A RRP that becomes aware that a listing is inaccurate, incomplete, ambiguous, out of date or relates to family violence or personal violence must give notice to the database operator within 7 days to amend/correct or remove the listing as necessary: s 439G. This commonly occurs where a renter has paid rental arrears more than 3 months after the amount becomes due, in this case the RRP must give notice to the database operator to amend the listing.

Interstate database operators

Part 10A still applies to interstate database operators if the database is accessed and disseminated within the State of Victoria: see Myers v TICA Default Tenancy Control Pty Ltd (Residential Tenancies) [2014] VCAT 1236.

Notice of database use

Section 439D provides that an RRP when considering an application to enter into a residential rental agreement finds that a prospective renter is listed in a database, the RRP must as soon as possible but within 7 days notify the person in writing providing information concerning:

  • the name of the database used; and
  • that the information about the person is in the database; and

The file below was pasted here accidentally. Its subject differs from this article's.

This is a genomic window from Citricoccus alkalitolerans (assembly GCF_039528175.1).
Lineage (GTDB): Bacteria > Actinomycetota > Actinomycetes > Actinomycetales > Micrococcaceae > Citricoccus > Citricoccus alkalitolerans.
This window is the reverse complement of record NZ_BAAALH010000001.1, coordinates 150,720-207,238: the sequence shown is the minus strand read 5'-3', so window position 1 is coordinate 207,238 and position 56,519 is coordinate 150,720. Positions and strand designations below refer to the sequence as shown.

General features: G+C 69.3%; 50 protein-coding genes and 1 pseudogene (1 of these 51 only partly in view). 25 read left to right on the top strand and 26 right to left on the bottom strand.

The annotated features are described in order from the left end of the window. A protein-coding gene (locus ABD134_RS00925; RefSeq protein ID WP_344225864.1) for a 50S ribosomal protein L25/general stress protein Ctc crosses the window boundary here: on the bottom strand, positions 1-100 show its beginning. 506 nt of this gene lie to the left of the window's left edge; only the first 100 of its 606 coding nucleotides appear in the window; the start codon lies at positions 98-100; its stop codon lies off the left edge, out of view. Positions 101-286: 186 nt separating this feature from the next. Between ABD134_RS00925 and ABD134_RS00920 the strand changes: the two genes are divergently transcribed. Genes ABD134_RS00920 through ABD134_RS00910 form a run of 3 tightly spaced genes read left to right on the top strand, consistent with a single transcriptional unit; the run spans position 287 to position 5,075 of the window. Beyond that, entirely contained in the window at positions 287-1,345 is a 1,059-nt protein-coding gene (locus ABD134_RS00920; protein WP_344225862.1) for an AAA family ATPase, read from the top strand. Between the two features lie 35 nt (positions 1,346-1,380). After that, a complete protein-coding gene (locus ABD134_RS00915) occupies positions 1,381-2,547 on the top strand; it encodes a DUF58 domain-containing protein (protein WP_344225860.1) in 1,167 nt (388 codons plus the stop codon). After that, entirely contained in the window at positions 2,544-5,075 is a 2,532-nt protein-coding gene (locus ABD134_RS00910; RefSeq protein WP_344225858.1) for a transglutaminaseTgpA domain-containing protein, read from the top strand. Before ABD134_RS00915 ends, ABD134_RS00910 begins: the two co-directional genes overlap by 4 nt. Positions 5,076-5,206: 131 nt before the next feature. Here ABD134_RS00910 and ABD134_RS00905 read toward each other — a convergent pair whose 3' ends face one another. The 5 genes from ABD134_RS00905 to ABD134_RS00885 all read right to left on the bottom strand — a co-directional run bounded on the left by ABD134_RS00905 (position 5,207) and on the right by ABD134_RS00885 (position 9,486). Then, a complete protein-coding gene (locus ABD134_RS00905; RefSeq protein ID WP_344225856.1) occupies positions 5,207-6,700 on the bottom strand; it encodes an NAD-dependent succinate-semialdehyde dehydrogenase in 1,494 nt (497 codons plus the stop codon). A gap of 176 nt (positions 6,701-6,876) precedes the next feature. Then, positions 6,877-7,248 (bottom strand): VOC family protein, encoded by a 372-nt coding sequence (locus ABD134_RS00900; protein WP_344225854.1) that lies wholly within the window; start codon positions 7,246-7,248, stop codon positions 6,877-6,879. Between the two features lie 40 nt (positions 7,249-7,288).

• the name of the person(s) who listed the information; and
  • provide information about how the prospective renter can remove or amend the information under Part 10A of the RTA.

Removing or amending listings

A person can apply to VCAT for an order removing, amending and/or prohibiting the making of listing, this applies also to:

  • a person who is a victim-survivor of family violence or personal violence: s 439L(2A); s 439M(1A)
  • where VCAT is satisfied that the persons safety has been compromised because of the listing: s 439M(1B), s 439L(2B)
  • where VCAT is satisfied that the listing is or would be unjust in all of the circumstances, having regard to reason the information is listed, the conduct of the renter and whether the listing would have a disproportionate impact on the ability of the renter to access future rental accommodation: s 439M(1C), s 439L(2C).
  • where the RRP has not provided written notice in accordance with s 439D(2): s 439M(2)(a)
  • listings made in contravention of the listing requirements in s 439E or restrictions set in s 439F: s 439M(2)(b)
  • where an RRP has not provided in accordance with s 439G in respect of personal information in the residential tenancy that the RRP is aware is inaccurate, incomplete or ambiguous or out of date: s 439M(2)(c)
  • Where a database operator has not amended or removed personal information in a database in accordance with s 439H(2): s 439M(2)(d).

Such application can be made regardless of whether a listing was made prior to, on or after the commencement of Part 10A.

Where an application is brought by a renter for the removal of a listing, the burden of proof will rest on the applicant to produce sufficient evidence during the course of a hearing to support the application. In Armstrong v Goyal (Residential Tenancies) [2018] VCAT 1781 at [10-11]. The renter was unsuccessful in arguing they had never received any information about the listing from the rental provider.